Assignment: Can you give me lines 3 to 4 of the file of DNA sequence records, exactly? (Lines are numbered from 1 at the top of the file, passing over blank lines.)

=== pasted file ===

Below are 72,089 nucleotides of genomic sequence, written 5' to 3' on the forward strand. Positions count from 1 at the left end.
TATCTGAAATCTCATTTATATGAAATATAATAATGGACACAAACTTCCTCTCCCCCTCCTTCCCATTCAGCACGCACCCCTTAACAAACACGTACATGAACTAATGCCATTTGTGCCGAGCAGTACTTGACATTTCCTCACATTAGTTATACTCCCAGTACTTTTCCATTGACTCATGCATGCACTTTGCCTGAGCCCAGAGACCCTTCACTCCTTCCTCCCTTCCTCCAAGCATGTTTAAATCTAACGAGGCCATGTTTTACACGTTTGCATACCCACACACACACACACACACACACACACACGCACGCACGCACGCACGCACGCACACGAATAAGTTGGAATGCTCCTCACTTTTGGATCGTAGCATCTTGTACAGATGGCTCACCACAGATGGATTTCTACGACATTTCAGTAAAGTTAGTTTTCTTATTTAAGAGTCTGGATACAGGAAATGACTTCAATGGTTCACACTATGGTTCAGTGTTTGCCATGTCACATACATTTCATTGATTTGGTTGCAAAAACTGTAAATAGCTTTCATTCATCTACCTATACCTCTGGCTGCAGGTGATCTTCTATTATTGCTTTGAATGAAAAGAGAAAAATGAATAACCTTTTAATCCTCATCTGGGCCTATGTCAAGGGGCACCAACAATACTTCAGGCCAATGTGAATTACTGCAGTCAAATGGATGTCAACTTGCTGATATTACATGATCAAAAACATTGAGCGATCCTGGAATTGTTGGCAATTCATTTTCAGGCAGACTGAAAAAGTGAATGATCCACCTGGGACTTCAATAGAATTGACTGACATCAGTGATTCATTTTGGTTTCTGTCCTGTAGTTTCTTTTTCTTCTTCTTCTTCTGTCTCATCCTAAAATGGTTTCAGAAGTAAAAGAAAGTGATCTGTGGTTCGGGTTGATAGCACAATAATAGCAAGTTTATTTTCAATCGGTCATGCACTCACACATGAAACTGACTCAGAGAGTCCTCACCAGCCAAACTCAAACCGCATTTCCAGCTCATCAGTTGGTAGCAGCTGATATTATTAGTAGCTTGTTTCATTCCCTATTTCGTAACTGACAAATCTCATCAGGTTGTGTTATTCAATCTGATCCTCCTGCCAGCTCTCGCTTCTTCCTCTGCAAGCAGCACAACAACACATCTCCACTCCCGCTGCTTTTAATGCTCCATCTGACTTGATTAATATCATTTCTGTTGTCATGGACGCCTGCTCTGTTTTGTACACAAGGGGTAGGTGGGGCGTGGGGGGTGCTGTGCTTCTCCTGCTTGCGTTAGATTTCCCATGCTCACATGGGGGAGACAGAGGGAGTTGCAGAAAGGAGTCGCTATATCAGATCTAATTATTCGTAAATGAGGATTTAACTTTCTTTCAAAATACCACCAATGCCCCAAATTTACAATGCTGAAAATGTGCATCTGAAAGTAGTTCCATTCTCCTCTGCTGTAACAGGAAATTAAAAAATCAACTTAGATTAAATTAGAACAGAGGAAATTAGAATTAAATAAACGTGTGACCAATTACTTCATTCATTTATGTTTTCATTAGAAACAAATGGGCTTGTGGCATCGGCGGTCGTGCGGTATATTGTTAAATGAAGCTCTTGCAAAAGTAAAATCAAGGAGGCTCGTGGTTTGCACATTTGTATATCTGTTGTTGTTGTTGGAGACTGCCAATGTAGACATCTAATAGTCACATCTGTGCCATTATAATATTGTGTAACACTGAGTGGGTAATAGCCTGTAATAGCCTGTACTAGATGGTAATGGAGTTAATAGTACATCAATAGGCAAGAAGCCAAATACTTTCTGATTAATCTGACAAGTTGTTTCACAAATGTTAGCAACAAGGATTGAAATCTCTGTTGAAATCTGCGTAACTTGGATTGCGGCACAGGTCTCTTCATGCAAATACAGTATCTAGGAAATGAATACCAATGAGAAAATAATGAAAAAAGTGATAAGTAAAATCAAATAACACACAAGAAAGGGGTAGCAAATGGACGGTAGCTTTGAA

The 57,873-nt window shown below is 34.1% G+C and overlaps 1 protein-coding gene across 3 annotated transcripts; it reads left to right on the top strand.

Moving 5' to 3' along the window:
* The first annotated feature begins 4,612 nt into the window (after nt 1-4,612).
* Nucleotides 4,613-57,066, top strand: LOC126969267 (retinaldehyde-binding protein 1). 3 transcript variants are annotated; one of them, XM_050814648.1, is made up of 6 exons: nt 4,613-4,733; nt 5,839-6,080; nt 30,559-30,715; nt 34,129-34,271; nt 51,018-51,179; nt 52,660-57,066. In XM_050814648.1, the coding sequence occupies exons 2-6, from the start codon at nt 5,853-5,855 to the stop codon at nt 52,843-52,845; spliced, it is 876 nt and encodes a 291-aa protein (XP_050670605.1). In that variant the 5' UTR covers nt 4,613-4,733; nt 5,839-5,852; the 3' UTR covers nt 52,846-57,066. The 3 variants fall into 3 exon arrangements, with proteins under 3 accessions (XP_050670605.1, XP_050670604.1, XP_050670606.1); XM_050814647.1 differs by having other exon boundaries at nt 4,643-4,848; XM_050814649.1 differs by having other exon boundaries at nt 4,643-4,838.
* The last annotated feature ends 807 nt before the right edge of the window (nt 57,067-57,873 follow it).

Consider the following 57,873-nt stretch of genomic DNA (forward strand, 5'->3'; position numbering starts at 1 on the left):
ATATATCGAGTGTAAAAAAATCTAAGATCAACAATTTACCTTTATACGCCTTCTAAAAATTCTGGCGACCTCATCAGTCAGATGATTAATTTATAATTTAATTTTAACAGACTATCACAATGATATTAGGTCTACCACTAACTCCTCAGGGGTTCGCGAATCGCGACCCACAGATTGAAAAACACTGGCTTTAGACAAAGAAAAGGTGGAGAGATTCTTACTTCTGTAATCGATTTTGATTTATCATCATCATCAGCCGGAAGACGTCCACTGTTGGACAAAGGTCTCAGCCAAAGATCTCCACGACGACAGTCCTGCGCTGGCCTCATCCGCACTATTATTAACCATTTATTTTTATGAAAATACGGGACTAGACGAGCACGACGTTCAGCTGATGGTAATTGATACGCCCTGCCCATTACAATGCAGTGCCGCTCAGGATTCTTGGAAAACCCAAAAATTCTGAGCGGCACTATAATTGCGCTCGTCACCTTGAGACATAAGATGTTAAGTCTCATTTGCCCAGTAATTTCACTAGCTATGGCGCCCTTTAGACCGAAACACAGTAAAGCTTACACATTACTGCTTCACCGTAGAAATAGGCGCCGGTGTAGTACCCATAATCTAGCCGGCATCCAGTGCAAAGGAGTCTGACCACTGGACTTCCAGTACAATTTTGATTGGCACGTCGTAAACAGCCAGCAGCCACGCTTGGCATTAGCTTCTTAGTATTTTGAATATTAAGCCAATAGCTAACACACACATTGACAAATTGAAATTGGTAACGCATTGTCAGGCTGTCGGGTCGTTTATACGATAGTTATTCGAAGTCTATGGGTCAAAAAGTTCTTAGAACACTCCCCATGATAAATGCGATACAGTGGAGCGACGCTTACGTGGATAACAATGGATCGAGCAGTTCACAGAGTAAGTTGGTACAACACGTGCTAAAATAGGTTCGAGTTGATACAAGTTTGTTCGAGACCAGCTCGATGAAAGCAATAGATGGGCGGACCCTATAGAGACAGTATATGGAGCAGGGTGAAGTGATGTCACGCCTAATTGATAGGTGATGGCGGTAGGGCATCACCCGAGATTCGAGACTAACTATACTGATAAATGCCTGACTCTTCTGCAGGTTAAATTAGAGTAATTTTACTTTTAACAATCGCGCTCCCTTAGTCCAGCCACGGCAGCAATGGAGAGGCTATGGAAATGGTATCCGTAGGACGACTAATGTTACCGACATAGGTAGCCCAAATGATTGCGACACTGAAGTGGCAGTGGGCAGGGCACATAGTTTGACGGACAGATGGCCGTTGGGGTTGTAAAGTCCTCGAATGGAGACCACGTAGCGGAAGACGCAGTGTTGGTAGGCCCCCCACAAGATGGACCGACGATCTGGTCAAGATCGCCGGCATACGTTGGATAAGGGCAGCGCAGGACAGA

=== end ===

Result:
The 57,873-nt window shown below is 34.1% G+C and overlaps 1 protein-coding gene across 3 annotated transcripts; it reads left to right on the top strand.

Moving 5' to 3' along the window: